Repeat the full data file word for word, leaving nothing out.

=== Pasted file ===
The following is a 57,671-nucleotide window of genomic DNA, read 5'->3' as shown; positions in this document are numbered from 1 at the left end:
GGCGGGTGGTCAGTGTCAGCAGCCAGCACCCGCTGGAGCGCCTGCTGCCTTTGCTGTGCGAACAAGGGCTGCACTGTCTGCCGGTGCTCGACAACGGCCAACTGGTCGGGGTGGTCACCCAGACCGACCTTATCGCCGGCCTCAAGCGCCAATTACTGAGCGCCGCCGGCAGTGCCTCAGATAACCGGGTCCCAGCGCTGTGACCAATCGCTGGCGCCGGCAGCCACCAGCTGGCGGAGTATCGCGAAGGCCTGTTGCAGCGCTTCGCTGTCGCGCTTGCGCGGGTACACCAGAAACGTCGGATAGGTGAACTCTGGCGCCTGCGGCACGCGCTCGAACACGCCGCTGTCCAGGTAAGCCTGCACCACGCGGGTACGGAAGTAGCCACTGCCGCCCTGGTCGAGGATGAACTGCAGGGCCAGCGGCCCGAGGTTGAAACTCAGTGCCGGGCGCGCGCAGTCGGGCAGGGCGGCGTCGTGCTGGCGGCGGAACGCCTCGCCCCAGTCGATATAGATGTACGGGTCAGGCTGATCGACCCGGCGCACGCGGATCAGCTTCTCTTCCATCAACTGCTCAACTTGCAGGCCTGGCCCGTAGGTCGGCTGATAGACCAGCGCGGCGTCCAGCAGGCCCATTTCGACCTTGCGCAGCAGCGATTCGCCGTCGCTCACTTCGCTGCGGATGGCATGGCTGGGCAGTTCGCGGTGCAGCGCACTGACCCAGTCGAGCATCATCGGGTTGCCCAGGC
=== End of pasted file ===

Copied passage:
The following is a 57,671-nucleotide window of genomic DNA, read 5'->3' as shown; positions in this document are numbered from 1 at the left end:
GGCGGGTGGTCAGTGTCAGCAGCCAGCACCCGCTGGAGCGCCTGCTGCCTTTGCTGTGCGAACAAGGGCTGCACTGTCTGCCGGTGCTCGACAACGGCCAACTGGTCGGGGTGGTCACCCAGACCGACCTTATCGCCGGCCTCAAGCGCCAATTACTGAGCGCCGCCGGCAGTGCCTCAGATAACCGGGTCCCAGCGCTGTGACCAATCGCTGGCGCCGGCAGCCACCAGCTGGCGGAGTATCGCGAAGGCCTGTTGCAGCGCTTCGCTGTCGCGCTTGCGCGGGTACACCAGAAACGTCGGATAGGTGAACTCTGGCGCCTGCGGCACGCGCTCGAACACGCCGCTGTCCAGGTAAGCCTGCACCACGCGGGTACGGAAGTAGCCACTGCCGCCCTGGTCGAGGATGAACTGCAGGGCCAGCGGCCCGAGGTTGAAACTCAGTGCCGGGCGCGCGCAGTCGGGCAGGGCGGCGTCGTGCTGGCGGCGGAACGCCTCGCCCCAGTCGATATAGATGTACGGGTCAGGCTGATCGACCCGGCGCACGCGGATCAGCTTCTCTTCCATCAACTGCTCAACTTGCAGGCCTGGCCCGTAGGTCGGCTGATAGACCAGCGCGGCGTCCAGCAGGCCCATTTCGACCTTGCGCAGCAGCGATTCGCCGTCGCTCACTTCGCTGCGGATGGCATGGCTGGGCAGTTCGCGGTGCAGCGCACTGACCCAGTCGAGCATCATCGGGTTGCCCAGGC